[ 244 ] In schola saepe legor in catalogo nugantium.

[ 244 ] In class I am often put on the list of babblers.

[ 245 ] Epistola bene scripta jucunde legitur.

[ 245 ] A well-written letter is read with pleasure.

[ 246 ] Hic liber legebatur nudiustertius a matre tua.

[ 246 ] This book was being read two days ago by your mother.

[ 247 ] Tu saepe lectus es in schedulis absentium.

[ 247 ] You have often been put on the absentee-lists.

[ 248 ] Hic litterarum fasciculus nondum lectus est a praeceptore meo.

[ 248 ] This packet of writings has not yet been read by my teacher.

[ 249 ] Epistola tua satis mature lecta erat a fratre meo.

[ 249 ] Your letter had been read early enough by my brother.

[ 250 ] Non legar hodie in schedulis absentium, quia hac septimana semper affui in schola.

[ 250 ] I will not be put on the absentee-lists today since I was always in class this week.

[ 251 ] Circa meridiem epistola tua legetur.

[ 251 ] Around noon your composition will be read.

[ 252 ] Nescio an meae litterae libenter legantur ab amicis meis.

[ 252 ] I wonder whether my compositions are being gladly read by my friends.

[ 253 ] Si ego tam saepe legerer in catalogo absentium, quam tu et fratres tui, proculdubio verberarer a praeceptore.

[ 253 ] If I were as often put on the absentee-list as you and your brothers are, no doubt I would be whipped by the teacher.

[ 254 ] Audio multas epistolas a te legi.

[ 254 ] I hear many letters are being read by you.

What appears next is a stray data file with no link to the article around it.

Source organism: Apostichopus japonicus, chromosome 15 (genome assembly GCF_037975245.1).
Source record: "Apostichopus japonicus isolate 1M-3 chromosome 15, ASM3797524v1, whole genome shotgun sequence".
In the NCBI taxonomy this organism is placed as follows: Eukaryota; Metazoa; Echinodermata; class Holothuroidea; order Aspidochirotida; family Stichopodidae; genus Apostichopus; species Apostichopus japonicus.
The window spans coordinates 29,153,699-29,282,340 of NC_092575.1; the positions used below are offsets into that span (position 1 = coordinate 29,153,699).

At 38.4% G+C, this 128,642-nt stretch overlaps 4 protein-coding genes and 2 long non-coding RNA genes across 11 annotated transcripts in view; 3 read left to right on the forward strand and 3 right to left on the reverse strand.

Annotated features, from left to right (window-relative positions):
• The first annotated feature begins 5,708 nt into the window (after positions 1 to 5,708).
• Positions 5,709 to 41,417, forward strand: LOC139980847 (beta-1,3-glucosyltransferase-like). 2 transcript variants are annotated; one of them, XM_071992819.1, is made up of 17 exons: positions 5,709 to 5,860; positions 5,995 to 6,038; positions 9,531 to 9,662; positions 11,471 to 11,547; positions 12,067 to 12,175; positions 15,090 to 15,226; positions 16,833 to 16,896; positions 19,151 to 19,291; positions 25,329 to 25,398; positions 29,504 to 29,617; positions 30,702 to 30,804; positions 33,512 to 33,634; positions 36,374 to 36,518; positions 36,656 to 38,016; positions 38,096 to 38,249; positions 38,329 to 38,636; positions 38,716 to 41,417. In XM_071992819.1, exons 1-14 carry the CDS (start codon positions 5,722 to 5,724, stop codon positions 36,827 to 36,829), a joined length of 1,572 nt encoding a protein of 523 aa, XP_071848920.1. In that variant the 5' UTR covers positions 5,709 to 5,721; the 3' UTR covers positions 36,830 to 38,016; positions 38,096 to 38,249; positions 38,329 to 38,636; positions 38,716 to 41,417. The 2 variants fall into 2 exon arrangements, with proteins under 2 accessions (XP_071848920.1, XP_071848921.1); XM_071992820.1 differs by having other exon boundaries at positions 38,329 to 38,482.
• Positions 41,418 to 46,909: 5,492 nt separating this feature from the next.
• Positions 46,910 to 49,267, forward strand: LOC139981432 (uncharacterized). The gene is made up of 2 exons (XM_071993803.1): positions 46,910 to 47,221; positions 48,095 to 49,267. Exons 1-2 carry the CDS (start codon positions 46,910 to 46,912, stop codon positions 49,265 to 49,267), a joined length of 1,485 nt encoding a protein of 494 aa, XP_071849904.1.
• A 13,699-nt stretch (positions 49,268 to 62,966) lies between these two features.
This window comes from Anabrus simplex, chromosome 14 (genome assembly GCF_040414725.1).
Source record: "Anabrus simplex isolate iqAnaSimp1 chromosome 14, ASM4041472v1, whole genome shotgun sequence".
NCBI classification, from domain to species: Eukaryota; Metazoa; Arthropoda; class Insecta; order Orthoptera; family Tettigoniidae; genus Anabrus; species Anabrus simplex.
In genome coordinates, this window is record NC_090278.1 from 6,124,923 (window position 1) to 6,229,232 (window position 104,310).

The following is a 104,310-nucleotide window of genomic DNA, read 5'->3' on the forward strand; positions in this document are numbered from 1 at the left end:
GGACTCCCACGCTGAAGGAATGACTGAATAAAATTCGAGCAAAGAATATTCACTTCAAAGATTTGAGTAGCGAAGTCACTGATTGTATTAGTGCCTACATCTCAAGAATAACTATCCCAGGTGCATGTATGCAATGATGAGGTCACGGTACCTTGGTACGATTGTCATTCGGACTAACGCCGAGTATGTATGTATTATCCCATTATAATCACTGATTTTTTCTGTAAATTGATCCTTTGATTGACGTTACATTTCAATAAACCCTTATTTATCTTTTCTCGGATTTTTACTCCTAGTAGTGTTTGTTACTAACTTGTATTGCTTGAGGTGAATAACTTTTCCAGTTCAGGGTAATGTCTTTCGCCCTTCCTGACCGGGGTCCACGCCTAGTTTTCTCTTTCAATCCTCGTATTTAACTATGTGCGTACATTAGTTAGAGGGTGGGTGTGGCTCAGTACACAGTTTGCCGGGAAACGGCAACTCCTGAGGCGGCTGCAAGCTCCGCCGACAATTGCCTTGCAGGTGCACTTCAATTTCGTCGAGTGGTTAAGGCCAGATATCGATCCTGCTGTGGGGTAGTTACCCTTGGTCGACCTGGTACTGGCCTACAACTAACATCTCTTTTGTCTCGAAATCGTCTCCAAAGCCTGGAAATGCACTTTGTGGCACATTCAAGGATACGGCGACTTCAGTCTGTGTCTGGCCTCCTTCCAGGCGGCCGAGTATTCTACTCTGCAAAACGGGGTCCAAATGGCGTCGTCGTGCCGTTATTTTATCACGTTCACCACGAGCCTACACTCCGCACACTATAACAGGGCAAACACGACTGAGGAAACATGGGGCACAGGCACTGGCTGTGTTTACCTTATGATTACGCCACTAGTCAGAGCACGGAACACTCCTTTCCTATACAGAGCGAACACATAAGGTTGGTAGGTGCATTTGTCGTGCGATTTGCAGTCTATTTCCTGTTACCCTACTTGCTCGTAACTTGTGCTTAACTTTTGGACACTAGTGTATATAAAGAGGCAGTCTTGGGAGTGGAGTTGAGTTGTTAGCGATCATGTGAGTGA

[ 255 ] Audio quod multae epistolae a te legantur.

[ 255 ] I hear that many letters are being read by you.

[ 256 ] Audio libellum tuum nuper excusum lectum esse a principe.

[ 256 ] I hear your recently printed pamphlet has been read by the prince.

[ 257 ] Audio quod libellus nuper excusus lectus sit a principe.

[ 257 ] I hear that your recently printed pamphlet has been read by the prince.

[ 258 ] Hodie vidi litteras complures Oxonia vel Londino allatas ad patrem tuum diligenter lectas esse.

[ 258 ] Today I saw several compositions brought from Oxford or London to your father had been carefully read.

[ 259 ] Liber hic legendus est nobis omnibus.

[ 259 ] This book should be read by us all.

[ 260 ] Legendo Ciceronem fies quotidie doctior.

[ 260 ] By reading Cicero you will become more learned every day.

[ 261 ] Legendis epistolis Plinii et Politiani plurimum acues ingenium et orationem tuam reddes politiorem.

[ 261 ] By reading the letters of Pliny and Politianus you will sharpen your wit considerably and you will make your speech more polished.

[ 262 ] Audio nihil libentius legi quam verbum Dei.

[ 262 ] Nothing more willingly do I hear read than the Word of God.

[ 263 ] Valde inviti audimus ea quae non placent.

[ 263 ] Quite unwillingly do we hear those things that we do not like.

[ 264 ] Audiebam heri vestra poma satis esse matura.

[ 264 ] Yesterday I heard your apples are ripe enough.

[ 265 ] Audivi condiscipulos meos legentes lectiones suas.

[ 265 ] I heard my fellow students reading their lessons.